I come to you from the trenches. Deep, deep in the trenches.
It is boggling my mind every day how much an instant can change your life. Yes, there was an entire pregnancy and then labor to facilitate the transition into motherhood, but really there was no transition at all. You’re different while pregnant, but your world is basically the same, and you, your identity is fundamentally the same as it has been. And then there is this moment when a tiny squirming little person that you’ve never seen before and yet is so familiar is placed on your chest. BAM. No time, no preparation, suddenly everything is different. All the old scraps and remnants of your previous world are still there sure, but the axis has shifted and your orbit has taken on a whole new shape. One for which there is no way to be prepared. One that has become geared in every way toward serving the needs of this brand new life.
I spend some time every day at approximately 5 pm crying because it is bewildering to have most things around you look and behave the same when you yourself feel so thoroughly changed. I keep trying to think it through to make some sense, however vague, of it all. This, of course, is a pointless endeavor. There’s no sense to be made. It’s not a cognitive thing. That’s something kind of hard for a person like me who likes to think, and dissect, and make sense of, in order, I suppose, to achieve some illusion of control. But, any mom, I imagine, can tell you that there is no control, or sense, or predictability that can be achieved through thinking, at least not in the first weeks and months. It’s all physical and emotional.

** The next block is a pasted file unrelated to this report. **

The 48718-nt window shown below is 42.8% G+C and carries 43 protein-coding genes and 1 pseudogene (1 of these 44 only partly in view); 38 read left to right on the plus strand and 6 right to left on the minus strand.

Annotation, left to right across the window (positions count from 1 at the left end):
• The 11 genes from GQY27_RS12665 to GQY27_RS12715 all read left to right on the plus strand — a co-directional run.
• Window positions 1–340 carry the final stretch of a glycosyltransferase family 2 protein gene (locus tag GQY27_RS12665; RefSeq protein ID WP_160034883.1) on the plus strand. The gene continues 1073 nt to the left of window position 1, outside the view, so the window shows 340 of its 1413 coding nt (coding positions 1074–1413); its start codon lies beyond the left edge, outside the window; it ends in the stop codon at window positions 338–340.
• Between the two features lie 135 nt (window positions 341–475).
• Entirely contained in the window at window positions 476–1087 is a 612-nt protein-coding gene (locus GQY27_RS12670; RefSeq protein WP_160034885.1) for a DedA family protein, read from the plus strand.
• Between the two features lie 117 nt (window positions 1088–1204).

So physical. Sheesh. Poop and pee and spit up and milk everywhere. You can’t think your way through all that – better not to try. Nor through the cycle of feeding, burping, changing, soothing, repeat, repeat, repeat.
And then there’s the mess of feelings. A maddening pile-up of opposites, of utter bliss combined with total desperation. You wouldn’t think it possible to be so happy and feel so destroyed at the same time. The sleep deprivation and its effects really are something, especially when your little love is not really into sleeping lying down but would much rather stay sound asleep only if held in your arms. (And who could blame him really? A mattress is a far cry from a womb.) There have been a good number of nights in these last three (almost 4, whoa!) weeks where I’ve only gotten an hour or two of sleep. And even those one or two hours may have been stolen while sitting, propped up by pillows in a big safe chair. How long is it that you have to go with no sleep before insanity can legally be used as a defense for you in court?
If I’m being quite honest about the whole thing, it has some elements of torture – being kept awake walking back and forth making shushing sounds when you are so bone tired you wish you could dig a hole into the ground to curl up in and sleep for a year. But you are a slave, and the moment you hear that cry you are completely awake and there, to do whatever needs doing. There is certainly a part of me at 3 am that wants to run or hide or rewind or do anything to get away from the responsibility. But there is another deeper, more powerful part of me that is happy to serve. Because my heart isn’t mine anymore. Because I melt when I see my little babe, when his little hand reaches up toward me and accidentally thwaps my nose, when he coughs and screws up his face like a little frog, when he snuggles into my chest to sleep, when he smiles as he dreams.
I’m looking forward to the day in a year, or whenever it will be, when the intensity of these early weeks have melted away leaving just a montage of lovely, happy scenes. We’re digging in and surviving. But at the same time, I do treasure these moments as trying and exhausting as it all is. I was folding Espen’s teeny tiny newborn sized onesies, clothing that was too big for him when we brought him home from the hospital, but which is now tight enough that we’re graduating him up to size 0-3 months (such a big boy!), and I could tell that I really actually was going to miss this time, when he was so very small, and needed us so very much, and fit so perfectly up against my chest or in the crook of my arm.